Key Considerations When Selling a UK Financial Services Business

Jan 12, 2024

The UK financial services sector is a complex and highly regulated industry, meaning the sale of a business needs to adopt an appropriate structure with expert legal and tax advice to ensure a smooth and compliant transaction. We highlight below the key legal considerations that sellers of financial services businesses should be aware of to assist with their transaction.

Regulatory considerations

Where a financial services business is regulated by the Financial Conduct Authority (FCA), changes in this business’ shareholders will likely require the prior consent of the FCA itself. This consent is not necessary for business transfers involving companies that are not directly regulated by the FCA (for example appointed representatives, although there will be separate discussions with the principal firm about any sales!), or where only the assets and clients of a business are being sold.

This is because the FCA’s overarching objective is to protect financial consumers whilst ensuring the stability of the UK’s financial system.  The FCA maintains a register of all the financial services companies in the UK and who owns them.  When a sale of a business takes place the FCA has to update their register. 

The seller will need to provide comprehensive information about their business, its financial performance and its regulatory history.  The buyer will need to demonstrate its suitability to acquire the business and to meet the FCA’s regulatory requirements.

This is an involved process from all parties to a transaction and as such all parties will need to have considered carefully how best to structure the transaction before proceeding.

Due diligence

As a result of the financial services sector being highly regulated, a buyer is likely to carry out significant due diligence on the target business.

Due diligence is essentially an investigation exercise conducted by a buyer into all elements of a target business, including  all financial accounts, tax compliance, legal compliance and importantly regulatory compliance (in particular with the FCA’s own rules and regulations).

From a seller’s perspective, it would be worth instructing solicitors as soon as possible once the decision to sell has been made to conduct a review of all elements of the business’ legal compliance. Waiting for a buyer to be identified and then being reactive to a buyer’s due diligence exercise is  likely to cause delays with the wider transaction completion.  


Thought should also be given to how the consideration under a proposed transaction in the financial services sector is structured.

While this is a commercial factor that is to be discussed between a buyer and a seller, there are various elements to the consideration structure that are always discussed within the legal documentation. In particular:

  • The parties need to agree how to treat any capital adequacy of a business following completion. Is the seller to be paid for this by the buyer? Is the seller expected to keep this in the business? These are questions that the parties need to raise as soon as possible in the transaction.
  • Agreement needs to be reached as to whether there will be any payments in connection with the balance sheet of a business at completion. This is a typical position where there are share transfers in the financial services industry, but from a buyer’s perspective has this been taken into account within the initial offer?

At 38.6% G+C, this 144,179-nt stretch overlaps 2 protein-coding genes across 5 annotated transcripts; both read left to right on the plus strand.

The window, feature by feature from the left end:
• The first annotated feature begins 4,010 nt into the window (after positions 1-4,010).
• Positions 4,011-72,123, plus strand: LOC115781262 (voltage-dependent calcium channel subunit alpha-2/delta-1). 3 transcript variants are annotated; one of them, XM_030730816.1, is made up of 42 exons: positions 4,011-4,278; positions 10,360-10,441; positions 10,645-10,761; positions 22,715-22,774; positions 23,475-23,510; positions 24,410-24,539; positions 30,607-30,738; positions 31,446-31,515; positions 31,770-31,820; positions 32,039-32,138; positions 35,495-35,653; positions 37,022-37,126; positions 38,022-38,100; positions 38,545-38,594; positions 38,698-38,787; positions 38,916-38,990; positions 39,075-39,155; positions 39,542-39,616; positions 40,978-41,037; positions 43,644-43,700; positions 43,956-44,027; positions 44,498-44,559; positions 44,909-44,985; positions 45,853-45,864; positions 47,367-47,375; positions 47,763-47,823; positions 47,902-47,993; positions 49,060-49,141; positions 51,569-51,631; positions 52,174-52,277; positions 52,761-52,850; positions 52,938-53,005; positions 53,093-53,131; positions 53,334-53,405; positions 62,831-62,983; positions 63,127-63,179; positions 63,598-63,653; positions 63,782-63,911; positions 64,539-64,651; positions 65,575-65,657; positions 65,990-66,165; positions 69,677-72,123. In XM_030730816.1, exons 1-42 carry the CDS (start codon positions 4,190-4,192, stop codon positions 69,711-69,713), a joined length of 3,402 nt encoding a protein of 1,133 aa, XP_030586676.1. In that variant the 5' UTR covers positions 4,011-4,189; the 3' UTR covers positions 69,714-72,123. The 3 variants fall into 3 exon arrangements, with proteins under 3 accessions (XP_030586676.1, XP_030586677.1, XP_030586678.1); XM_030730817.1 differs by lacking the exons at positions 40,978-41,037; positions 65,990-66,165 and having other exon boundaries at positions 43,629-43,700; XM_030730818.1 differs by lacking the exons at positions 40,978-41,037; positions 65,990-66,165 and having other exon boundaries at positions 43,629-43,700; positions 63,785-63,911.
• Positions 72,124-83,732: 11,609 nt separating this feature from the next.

• It is usual in a financial services transaction for there to be a payment at completion of a transaction, but for further payments to be paid in the period following completion depending upon the performance of the transferred business following completion.

In the financial services sector, the calculation of these payments can link to complex formulae and as such it is essential that the drafting of the legal documentation is clear to avoid any disputes arising between the parties.

  • From the perspective of a seller, appropriate protections will need to be added to the legal documentation to maximise the consideration that is payable. This discussion should start at whether there is any formal security that can be offered, and will likely extend to contractual assurances being provided by the buyer.


It is common for business transfer documents to also containing what are known as restrictive covenants.  These restrict the seller’s ability to compete against the buyer’s business for a set period of time following completion.  We can advise a seller on the sort of restrictions and the time periods that are usual for their type of transaction.

In the financial services industry, there is a significant amount of overlap between the different offerings that are provided to clients, and so it is essential for a seller to draft the restrictive covenants appropriate to avoid future business activities being impacted.


Mergers and acquisitions in the financial services industry are frequent occurrences, but in order for a transaction to proceed effectively and without incident, appropriate legal advice is required from the very beginning.

Please contact us to speak to a member of our Corporate Team if you are planning to sell your financial services business.

This reflects the law and market position at the date of publication and is written as a general guide. It does not contain definitive legal advice, which should be sought in relation to a specific matter.
Edward Beedham

Edward Beedham

Solicitor, Corporate and Commercial
 01276 854666

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